In order to make informed business decisions, such as seeking financing, you need to be able to understand your financial performance — especially since the COVID-19 pandemic has altered the way many small businesses operate.
Navigating your financial metrics doesn’t mean you have to sit crunching numbers on a calculator, however.
When you use technology, like accounting software, you can automate data processing and instead spend your time looking at the actual insights the data provides, says Ben Richmond, a chartered accountant and U.S. country manager at Xero, a cloud-based accounting software platform provider. With the right tools, you can take more control of your business and have more confidence, he says.
Here are four metrics that are essential to understand when managing your business finances.
1. Cash flow
Cash flow, or the amount of money coming into and going out of your business, is one of the most important indicators of financial performance. Richmond uses the analogy of a business as an amazing Ferrari and cash flow, the gas. “If you’ve got no gas, the Ferrari is nothing but an ornament sitting in the garage,” he says.
Most bookkeeping and accounting software platforms allow you to automatically generate a cash flow statement. Understanding how much cash you have on hand is the first step, Richmond says.
Then, you can create cash flow predictions and take action from those insights. For example, you can determine whether you need to tighten up expenses to make sure you’re well funded. On the other hand, if you’re experiencing growth and have a cash flow surplus, you can decide the best way to capitalize on that opportunity.
Profit is the big picture goal for most businesses. The profit and loss statement, which shows your profit (or loss) over a period of time, is one of the most useful reports to have at your disposal.
What percentage of revenue is generated from your top three clients or products? How many employees are needed to run operations?
These are numbers small-business owners need to know, said Marko Mijuskovic, via email. Mijuskovic is a certified exit planner and senior partner at WestPac Wealth Partners, a wealth management firm headquartered in San Diego.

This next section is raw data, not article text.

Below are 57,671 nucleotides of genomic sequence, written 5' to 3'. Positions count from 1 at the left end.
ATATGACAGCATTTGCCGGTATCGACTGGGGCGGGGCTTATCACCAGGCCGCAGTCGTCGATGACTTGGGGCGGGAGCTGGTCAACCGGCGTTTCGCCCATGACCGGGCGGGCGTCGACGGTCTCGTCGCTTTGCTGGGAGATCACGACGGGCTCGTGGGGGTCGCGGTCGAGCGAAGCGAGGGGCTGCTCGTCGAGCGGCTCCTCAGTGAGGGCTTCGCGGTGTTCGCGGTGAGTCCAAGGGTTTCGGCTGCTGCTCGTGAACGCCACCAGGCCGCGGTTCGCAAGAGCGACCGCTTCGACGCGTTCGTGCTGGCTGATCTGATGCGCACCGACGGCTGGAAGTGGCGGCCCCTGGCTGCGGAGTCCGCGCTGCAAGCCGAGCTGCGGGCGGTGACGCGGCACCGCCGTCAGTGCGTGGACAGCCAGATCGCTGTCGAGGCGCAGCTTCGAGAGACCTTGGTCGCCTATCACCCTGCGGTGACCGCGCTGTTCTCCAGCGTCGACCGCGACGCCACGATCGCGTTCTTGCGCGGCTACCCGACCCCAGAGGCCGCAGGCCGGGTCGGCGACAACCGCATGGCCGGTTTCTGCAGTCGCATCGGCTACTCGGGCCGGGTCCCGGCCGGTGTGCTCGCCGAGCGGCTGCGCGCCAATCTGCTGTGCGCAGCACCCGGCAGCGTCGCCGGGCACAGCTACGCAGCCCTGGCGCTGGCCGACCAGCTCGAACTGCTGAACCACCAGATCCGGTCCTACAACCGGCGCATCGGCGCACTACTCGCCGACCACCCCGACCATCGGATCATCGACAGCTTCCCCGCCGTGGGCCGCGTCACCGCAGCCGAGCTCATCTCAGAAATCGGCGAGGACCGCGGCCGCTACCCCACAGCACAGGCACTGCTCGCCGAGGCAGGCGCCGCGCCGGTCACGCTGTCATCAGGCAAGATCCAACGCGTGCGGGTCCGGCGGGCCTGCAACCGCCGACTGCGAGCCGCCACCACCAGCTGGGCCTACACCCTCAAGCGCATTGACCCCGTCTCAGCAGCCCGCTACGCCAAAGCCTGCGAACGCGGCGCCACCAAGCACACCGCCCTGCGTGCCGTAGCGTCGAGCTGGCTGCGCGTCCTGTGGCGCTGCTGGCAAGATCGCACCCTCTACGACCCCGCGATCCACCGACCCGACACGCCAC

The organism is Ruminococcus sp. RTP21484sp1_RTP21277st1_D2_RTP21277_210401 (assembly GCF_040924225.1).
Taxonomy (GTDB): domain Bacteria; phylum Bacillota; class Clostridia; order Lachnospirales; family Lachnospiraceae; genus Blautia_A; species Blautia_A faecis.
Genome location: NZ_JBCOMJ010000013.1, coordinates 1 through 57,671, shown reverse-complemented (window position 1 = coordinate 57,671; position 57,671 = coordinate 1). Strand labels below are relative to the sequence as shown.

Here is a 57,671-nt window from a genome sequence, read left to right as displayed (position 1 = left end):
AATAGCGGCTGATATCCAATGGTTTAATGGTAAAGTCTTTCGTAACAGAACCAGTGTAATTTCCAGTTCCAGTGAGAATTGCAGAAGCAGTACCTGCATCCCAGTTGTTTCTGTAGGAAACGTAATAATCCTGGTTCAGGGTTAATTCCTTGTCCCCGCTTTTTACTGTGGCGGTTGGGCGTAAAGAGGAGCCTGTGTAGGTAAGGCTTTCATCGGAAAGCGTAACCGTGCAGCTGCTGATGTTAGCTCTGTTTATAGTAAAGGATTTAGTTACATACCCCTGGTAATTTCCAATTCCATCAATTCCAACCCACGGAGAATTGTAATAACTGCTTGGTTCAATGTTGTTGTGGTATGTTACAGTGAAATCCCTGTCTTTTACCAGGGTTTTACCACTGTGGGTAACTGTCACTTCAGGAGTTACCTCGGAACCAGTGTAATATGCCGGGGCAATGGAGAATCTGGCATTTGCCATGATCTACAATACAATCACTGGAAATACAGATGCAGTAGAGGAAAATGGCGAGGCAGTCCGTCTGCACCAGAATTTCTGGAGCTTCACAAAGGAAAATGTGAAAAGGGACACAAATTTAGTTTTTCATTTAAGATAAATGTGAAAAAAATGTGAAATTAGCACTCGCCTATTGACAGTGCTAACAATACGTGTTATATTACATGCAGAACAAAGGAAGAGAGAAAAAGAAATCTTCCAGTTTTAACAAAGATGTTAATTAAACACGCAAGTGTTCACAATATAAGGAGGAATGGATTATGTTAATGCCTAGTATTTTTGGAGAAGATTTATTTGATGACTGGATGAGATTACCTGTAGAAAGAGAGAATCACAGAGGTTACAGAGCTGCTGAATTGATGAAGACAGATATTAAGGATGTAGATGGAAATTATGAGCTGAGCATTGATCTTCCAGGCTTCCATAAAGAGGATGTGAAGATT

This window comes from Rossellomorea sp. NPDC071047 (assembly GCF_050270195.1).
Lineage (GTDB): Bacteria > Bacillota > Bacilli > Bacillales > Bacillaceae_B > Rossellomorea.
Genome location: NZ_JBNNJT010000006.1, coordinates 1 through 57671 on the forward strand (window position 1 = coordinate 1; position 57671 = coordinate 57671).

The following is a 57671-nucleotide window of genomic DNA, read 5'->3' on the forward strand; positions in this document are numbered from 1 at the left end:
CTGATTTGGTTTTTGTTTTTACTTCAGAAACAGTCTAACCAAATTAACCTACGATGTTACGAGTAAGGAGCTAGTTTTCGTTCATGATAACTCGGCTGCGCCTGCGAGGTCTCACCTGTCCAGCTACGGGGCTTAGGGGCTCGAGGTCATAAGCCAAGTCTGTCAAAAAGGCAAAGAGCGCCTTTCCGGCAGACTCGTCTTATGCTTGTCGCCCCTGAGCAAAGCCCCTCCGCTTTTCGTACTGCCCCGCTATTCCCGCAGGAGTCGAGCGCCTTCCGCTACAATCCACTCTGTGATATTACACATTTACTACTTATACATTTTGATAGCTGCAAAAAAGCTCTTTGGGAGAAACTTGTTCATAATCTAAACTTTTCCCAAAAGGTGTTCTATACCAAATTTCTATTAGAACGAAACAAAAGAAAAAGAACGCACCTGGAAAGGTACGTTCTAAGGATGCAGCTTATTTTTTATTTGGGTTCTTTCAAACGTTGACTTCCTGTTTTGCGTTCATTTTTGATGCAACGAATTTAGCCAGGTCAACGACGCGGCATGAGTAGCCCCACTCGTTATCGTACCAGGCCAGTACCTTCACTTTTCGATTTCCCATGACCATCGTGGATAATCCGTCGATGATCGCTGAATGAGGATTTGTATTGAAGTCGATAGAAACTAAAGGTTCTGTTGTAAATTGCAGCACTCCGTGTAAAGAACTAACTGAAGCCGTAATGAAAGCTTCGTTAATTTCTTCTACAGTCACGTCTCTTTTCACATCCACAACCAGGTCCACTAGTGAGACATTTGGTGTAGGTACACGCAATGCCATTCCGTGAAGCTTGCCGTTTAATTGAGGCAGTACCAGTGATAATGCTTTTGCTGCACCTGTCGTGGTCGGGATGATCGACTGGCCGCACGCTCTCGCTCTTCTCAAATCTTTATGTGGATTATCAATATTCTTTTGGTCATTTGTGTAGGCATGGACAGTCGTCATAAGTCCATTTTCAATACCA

Like the cash flow statement, you can generate a profit and loss statement automatically using accounting software. Then, you can identify opportunities to cut down on unnecessary expenses and prioritize your most successful products and services in order to maximize profit.
3. Accounts payable
The common saying holds true: You have to spend money to make money. And by actively monitoring your accounts payable — the money you owe to vendors or suppliers for purchases made on credit — you can determine how much cash you’re going to need and when you’re going to need it.
You’ll want to make sure that you have enough cash to keep your business running and pay your vendors on time. Not having enough cash generated from business revenues to meet obligations is one of the top reasons that businesses fail, said Sallie Mullins Thompson, a certified public accountant who works with small-business owners, via email.
Making on time (or even early) payments allows you to maintain a good relationship with your vendors, take advantage of potential payment discounts and build business credit — which is essential if you’re looking for financing in the future.
Also read: How to hire your first employee
Accounting software can help streamline your accounts payable at a basic level, but dedicated accounts payable software can automate the process even further.
4. Accounts receivable
Which invoices are outstanding? How long does it take for your customers to pay their invoices? How much of your cash is typically tied up in unpaid invoices? These questions all speak to your accounts receivable, the money that customers owe your business for goods or services that have already been delivered.
Tracking your accounts receivable has similar benefits to tracking your accounts payable: By determining how long it takes your customers to pay their invoices — and making sure they pay on time — you can better manage your cash flow and avoid losing out on profit.
Accounts receivable software can streamline this process, as well as provide tools to help improve communication with your customers. These platforms can also aggregate all of your accounts receivable data in one place so you can gather additional insights about your business’s performance.
Understanding your accounts payable and receivable goes a step further than strictly looking at your business on a cash basis — cash in, cash out — Richmond says. Tracking these movements allows you to think ahead and get a full picture of the business, he says.
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Randa Kriss writes for NerdWallet. Email: email@example.com.